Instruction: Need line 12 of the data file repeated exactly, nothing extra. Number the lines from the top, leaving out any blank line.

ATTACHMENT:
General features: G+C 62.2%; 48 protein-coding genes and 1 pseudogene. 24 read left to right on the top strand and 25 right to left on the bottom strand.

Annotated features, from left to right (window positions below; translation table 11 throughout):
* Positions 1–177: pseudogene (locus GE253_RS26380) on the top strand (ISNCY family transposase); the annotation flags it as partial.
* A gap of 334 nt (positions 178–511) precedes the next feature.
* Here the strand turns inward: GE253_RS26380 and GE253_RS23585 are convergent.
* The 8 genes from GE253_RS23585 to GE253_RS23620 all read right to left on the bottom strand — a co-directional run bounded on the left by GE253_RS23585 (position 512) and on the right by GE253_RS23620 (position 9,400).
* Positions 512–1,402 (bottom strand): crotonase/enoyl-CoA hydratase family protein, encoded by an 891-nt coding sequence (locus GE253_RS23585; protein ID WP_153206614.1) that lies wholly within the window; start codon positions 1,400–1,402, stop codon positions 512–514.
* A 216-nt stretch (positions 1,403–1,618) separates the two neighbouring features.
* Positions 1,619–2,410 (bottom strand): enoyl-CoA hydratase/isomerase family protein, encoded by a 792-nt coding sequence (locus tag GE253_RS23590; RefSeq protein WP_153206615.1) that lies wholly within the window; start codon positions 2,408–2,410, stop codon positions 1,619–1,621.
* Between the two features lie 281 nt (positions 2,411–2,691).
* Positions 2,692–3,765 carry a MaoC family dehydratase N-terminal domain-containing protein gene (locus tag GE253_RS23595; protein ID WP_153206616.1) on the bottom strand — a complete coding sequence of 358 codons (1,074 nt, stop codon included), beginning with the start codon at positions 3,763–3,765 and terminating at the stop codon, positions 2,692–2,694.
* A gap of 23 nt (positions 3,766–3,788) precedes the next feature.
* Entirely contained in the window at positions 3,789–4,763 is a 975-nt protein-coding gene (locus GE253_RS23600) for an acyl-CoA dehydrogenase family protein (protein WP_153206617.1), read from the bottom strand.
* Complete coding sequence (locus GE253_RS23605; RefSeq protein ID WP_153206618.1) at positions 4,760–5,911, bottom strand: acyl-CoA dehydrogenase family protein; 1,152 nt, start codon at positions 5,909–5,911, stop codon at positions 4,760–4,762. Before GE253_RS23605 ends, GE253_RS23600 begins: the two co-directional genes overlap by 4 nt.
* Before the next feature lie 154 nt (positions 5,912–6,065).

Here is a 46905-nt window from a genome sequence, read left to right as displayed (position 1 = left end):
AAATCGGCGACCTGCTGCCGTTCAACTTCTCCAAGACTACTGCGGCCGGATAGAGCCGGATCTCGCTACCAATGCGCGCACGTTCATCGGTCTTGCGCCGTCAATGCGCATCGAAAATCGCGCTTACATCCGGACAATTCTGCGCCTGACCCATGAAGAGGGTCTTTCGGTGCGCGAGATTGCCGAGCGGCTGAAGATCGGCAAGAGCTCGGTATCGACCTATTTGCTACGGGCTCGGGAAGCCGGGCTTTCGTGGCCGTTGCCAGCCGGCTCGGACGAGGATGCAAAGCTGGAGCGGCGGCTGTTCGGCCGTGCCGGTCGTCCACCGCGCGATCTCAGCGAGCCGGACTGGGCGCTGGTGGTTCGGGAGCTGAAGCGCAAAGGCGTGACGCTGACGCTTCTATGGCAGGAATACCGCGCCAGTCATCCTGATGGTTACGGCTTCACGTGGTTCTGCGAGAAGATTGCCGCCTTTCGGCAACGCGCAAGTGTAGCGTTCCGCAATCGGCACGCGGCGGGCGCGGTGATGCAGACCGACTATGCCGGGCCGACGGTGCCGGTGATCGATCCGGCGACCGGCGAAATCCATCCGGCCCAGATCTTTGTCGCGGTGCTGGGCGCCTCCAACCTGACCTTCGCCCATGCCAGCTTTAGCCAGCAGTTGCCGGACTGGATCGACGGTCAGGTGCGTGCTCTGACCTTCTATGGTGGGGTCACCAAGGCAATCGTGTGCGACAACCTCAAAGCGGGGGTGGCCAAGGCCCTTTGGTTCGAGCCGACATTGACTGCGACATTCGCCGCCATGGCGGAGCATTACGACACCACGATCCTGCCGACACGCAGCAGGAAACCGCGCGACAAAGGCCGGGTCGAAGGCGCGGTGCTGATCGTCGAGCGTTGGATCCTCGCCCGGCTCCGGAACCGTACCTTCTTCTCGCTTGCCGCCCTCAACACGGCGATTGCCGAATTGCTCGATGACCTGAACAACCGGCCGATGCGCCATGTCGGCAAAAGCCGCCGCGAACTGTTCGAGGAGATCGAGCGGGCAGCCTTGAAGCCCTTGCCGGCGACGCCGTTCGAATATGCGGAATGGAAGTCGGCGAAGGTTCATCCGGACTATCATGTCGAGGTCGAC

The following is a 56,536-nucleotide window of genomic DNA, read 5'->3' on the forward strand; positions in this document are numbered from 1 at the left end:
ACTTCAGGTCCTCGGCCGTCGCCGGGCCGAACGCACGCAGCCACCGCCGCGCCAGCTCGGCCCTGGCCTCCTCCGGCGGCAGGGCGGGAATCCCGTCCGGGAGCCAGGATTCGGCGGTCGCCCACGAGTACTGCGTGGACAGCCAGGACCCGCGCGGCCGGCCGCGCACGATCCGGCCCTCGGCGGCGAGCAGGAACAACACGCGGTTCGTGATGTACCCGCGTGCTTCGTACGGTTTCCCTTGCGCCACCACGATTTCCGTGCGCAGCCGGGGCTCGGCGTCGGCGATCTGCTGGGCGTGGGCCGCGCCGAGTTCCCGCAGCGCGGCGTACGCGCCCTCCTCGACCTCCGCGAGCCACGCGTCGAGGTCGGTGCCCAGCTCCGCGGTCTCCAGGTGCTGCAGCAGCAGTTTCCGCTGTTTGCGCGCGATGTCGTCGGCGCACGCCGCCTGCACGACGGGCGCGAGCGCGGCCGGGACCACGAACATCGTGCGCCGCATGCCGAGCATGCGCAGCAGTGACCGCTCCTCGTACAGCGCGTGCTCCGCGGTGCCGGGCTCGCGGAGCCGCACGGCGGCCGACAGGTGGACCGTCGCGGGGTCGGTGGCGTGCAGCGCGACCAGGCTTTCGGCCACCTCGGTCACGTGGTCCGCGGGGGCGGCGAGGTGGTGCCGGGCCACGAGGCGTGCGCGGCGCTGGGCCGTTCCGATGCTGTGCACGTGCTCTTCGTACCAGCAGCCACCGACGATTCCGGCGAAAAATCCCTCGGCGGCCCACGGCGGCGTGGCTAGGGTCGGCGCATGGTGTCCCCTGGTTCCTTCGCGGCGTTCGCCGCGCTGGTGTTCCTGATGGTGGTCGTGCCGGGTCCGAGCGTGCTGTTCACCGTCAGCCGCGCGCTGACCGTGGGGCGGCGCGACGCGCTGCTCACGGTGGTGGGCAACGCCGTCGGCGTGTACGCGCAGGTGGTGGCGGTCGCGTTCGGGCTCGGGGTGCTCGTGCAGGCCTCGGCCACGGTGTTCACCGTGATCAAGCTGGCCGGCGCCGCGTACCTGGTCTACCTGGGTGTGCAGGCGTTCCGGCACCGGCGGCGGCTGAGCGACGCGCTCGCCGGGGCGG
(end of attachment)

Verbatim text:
* A gap of 23 nt (positions 3,766–3,788) precedes the next feature.